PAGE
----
(1940 - 1993)
This is how the music history goes: strewn with genius experimenters pushing the limits of rationality to open the way to new possibilities. Frank Zappa is one of those unsurpassed pioneers who built a gigantic body of work that still needs to be discovered in its complex virtuosity. Producing more than 60 albums, most of them consisting of original compositions, Frank Zappa has left a colossal sound testimony. Having neither his place among the rockers erected in icon of these crazy decades, nor among the most experimental composers, Frank Zappa remains unclassifiable. It is useless to try to deconstruct his music, because "everything is one and the same album" (Frank Zappa in an interview with Rolling Stone magazine in 1968).
The very specific course of Frank Zappa within the American rock has constantly led him to set up the improvisation in process of artistic research. Quickly seduced by the melodic capabilities of the guitar but unable to play a chord, he embarked on the melodic exploration that would become a cornerstone of his musical conception. Frank Zappa was a self-taught man with a passion for classical composers, whose scores he faithfully reproduced. He found in Edgar Varèse, a French contemporary music composer, a reference figure who forged his relationship to sound experimentation.
Endowed with a boundless imagination, Frank Zappa's music draws from his multiple influences a unique richness and strength that he infuses into his pieces. He is the accomplished conductor of a work of exceptional scope, which finds its balance between discipline and improvisation. The complexity of his compositions leads him to lead his band like a rigorous conductor, beating time to improbable rhythms. The hiring auditions for his band impress by their rigor and their requirement, shaping the contours of a troupe of excellence beating the road with the passion and the seriousness of a symphony orchestra. Let's mention the young Steve Vai, recruited at the age of eighteen to transcribe Zappa's instrumental staves before joining the band as a guitarist, nicknamed by Zappa his "little Italian virtuoso".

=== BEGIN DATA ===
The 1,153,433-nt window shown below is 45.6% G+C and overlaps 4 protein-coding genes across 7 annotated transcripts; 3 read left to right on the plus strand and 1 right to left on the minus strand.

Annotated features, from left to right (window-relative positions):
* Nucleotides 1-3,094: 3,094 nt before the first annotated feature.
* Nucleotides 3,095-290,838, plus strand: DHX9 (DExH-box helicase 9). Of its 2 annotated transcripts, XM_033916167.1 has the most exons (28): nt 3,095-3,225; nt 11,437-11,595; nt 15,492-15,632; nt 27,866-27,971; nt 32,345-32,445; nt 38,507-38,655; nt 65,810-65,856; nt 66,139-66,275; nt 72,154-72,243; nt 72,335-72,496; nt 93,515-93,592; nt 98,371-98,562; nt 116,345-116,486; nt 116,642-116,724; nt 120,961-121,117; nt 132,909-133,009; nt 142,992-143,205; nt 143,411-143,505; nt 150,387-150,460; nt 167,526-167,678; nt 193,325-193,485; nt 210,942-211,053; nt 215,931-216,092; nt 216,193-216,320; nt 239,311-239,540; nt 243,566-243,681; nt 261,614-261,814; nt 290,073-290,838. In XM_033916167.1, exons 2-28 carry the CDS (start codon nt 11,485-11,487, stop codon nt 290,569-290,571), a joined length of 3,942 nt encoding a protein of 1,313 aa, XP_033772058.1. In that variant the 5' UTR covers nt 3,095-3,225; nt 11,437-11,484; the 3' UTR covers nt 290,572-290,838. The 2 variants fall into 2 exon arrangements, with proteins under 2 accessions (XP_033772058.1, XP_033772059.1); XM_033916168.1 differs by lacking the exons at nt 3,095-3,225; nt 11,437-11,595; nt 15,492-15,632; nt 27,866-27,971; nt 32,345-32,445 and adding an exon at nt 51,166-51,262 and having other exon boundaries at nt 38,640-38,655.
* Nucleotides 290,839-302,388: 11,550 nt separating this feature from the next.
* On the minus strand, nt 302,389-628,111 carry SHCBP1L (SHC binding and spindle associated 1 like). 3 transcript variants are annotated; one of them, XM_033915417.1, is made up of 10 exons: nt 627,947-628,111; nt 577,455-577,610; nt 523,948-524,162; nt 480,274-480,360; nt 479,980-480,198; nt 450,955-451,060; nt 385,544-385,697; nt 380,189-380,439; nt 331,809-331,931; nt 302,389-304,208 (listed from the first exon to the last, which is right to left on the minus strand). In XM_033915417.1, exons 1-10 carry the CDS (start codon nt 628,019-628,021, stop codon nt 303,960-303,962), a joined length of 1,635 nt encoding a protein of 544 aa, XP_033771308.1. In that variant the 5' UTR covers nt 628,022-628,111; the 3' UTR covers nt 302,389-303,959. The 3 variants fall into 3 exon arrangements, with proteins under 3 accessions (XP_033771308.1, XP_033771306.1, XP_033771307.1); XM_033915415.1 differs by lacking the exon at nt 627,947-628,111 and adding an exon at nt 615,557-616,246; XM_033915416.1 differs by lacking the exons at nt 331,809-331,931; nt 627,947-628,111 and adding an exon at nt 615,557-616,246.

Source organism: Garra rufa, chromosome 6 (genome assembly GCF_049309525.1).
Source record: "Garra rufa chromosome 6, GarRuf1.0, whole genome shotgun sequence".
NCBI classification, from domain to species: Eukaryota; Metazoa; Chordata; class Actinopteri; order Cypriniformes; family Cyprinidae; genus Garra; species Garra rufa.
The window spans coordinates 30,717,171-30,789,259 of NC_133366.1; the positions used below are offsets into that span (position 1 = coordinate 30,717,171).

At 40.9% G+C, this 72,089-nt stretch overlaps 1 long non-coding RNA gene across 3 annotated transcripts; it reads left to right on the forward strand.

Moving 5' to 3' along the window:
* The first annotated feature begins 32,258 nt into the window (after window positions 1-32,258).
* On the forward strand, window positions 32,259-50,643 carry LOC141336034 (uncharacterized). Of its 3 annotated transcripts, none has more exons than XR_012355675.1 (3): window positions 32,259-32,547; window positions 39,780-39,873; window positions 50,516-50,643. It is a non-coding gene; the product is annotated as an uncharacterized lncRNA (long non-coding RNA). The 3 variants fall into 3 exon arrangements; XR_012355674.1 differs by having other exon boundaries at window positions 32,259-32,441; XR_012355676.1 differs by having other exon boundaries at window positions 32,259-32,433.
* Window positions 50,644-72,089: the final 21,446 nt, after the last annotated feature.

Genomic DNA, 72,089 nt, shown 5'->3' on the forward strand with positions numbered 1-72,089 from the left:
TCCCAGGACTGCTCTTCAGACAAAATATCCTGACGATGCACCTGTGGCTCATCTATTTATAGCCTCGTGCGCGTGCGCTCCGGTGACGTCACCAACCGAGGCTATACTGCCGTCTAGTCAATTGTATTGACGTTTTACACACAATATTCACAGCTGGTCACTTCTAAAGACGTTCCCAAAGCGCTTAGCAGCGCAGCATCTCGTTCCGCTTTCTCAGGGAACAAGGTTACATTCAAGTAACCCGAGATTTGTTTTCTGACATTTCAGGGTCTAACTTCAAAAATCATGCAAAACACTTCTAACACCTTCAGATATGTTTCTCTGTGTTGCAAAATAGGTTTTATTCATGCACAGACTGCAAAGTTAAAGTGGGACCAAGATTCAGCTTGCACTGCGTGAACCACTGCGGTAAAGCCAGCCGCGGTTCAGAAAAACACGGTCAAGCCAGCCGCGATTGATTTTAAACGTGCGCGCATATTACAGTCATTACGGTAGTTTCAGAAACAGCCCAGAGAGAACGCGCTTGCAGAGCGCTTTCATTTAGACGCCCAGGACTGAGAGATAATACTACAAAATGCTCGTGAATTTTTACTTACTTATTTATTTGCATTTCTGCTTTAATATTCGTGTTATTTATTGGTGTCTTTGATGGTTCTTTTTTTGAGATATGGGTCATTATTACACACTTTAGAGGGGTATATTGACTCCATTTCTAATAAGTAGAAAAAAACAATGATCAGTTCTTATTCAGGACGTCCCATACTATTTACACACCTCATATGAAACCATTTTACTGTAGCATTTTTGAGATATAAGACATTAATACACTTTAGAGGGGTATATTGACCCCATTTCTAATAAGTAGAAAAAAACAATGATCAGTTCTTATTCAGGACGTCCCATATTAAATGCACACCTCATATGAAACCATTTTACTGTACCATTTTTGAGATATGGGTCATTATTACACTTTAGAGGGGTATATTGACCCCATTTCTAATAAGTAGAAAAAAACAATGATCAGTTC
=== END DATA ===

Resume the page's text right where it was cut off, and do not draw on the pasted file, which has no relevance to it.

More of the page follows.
As a musician in perpetual search of independence and excellence, Frank Zappa composes with a self-taught compulsion. He makes the concert space a privileged place of creation where the frantic rhythm of touring allows him to adjust his balance between discipline and improvisation - drawing from his public recordings patiently constituted compilations, renewing from top to bottom the approach of his repertoire. Improvisation remains the key to composition and to pushing the limits of creation. Zappa reflects his notes with strict precision: the solos are not just frills, they are the result of a process that has been developed over the years.
He is credited with an average of eight solo improvisations per concert, and claims to be "a composer who, instead of a pencil, uses a guitar”. Zappa is an uncompromising composer with no boundaries, playing electrified versions of classical composers Ravel and Stravinsky in concert and composing pieces that exceed fifteen minutes in the studio. Leaving behind more than 50 albums, his sense of excess and innovation remains unmatched.
With Zappa, the instrument became a means to serve an experimentation and a large scale project. He does not hesitate to transform the instruments to extract the desired sound. Far from considering the guitar as a cult object, Zappa places it at the service of his experimental conception of sound. He modified the mechanics of the guitar by adding pickups, and transformed its initial profile to build unique instruments that bear witness to Zappa's incomparable sense of experimentation. His two flagship instruments, the Gibson Les Paul Goldtop and the Gibson SG, are prime examples of this with their unique specifications.
In his quality of unique experimenter, Frank Zappa has created a body of work that remains unmatched and unclassifiable in the history of music. He embodies a musical figure out of the ordinary. Despite his premature death in 1993 at the age of 53, he left a colossal work whose richness and density still contain many mysteries.
Album to listen to: Hot Rats (1969) and Joe's Garage (1979)
Of all Zappa's works, the most accomplished is undoubtedly his rock opera Joe's Garage published in two double volumes in 1979. This composition was inspired by the decision of the Republic of Iran to ban public concerts like the famous song Rock the Casbah (1982) by the Clash. Let us remember the words of a celestial groupie addressing the protagonist of this hallucinated opera: "Information is not knowledge. Knowledge is not wisdom. Wisdom is not truth. Truth is not beauty. Beauty is not love. Love is not music. Music is the best."